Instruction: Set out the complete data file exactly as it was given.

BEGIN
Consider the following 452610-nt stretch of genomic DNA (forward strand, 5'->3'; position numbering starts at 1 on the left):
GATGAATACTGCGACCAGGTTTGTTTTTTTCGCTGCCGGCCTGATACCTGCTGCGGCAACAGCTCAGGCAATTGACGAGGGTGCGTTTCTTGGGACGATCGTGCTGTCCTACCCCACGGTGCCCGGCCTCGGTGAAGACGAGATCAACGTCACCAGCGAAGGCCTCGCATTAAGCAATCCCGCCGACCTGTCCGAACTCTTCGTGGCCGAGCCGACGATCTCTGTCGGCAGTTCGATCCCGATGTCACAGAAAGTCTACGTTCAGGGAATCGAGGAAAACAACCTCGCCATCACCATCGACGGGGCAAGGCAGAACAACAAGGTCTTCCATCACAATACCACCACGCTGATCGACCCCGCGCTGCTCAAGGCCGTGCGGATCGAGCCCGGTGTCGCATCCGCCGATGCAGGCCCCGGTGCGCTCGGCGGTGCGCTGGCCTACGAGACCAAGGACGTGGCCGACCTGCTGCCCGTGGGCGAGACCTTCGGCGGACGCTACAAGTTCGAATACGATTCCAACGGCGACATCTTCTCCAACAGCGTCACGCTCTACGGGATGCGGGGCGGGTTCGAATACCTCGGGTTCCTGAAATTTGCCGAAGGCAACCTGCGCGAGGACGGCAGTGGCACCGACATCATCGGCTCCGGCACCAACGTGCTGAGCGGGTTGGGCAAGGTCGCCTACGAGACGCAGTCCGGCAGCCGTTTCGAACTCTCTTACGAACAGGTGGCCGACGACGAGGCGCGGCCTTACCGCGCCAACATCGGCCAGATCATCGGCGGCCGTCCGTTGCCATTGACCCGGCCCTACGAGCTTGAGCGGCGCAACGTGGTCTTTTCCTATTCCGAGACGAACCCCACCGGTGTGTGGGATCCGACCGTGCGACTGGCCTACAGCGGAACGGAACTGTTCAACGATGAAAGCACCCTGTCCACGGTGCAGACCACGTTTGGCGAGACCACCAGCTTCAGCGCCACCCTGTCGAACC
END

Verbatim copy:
Consider the following 452610-nt stretch of genomic DNA (forward strand, 5'->3'; position numbering starts at 1 on the left):
GATGAATACTGCGACCAGGTTTGTTTTTTTCGCTGCCGGCCTGATACCTGCTGCGGCAACAGCTCAGGCAATTGACGAGGGTGCGTTTCTTGGGACGATCGTGCTGTCCTACCCCACGGTGCCCGGCCTCGGTGAAGACGAGATCAACGTCACCAGCGAAGGCCTCGCATTAAGCAATCCCGCCGACCTGTCCGAACTCTTCGTGGCCGAGCCGACGATCTCTGTCGGCAGTTCGATCCCGATGTCACAGAAAGTCTACGTTCAGGGAATCGAGGAAAACAACCTCGCCATCACCATCGACGGGGCAAGGCAGAACAACAAGGTCTTCCATCACAATACCACCACGCTGATCGACCCCGCGCTGCTCAAGGCCGTGCGGATCGAGCCCGGTGTCGCATCCGCCGATGCAGGCCCCGGTGCGCTCGGCGGTGCGCTGGCCTACGAGACCAAGGACGTGGCCGACCTGCTGCCCGTGGGCGAGACCTTCGGCGGACGCTACAAGTTCGAATACGATTCCAACGGCGACATCTTCTCCAACAGCGTCACGCTCTACGGGATGCGGGGCGGGTTCGAATACCTCGGGTTCCTGAAATTTGCCGAAGGCAACCTGCGCGAGGACGGCAGTGGCACCGACATCATCGGCTCCGGCACCAACGTGCTGAGCGGGTTGGGCAAGGTCGCCTACGAGACGCAGTCCGGCAGCCGTTTCGAACTCTCTTACGAACAGGTGGCCGACGACGAGGCGCGGCCTTACCGCGCCAACATCGGCCAGATCATCGGCGGCCGTCCGTTGCCATTGACCCGGCCCTACGAGCTTGAGCGGCGCAACGTGGTCTTTTCCTATTCCGAGACGAACCCCACCGGTGTGTGGGATCCGACCGTGCGACTGGCCTACAGCGGAACGGAACTGTTCAACGATGAAAGCACCCTGTCCACGGTGCAGACCACGTTTGGCGAGACCACCAGCTTCAGCGCCACCCTGTCGAACC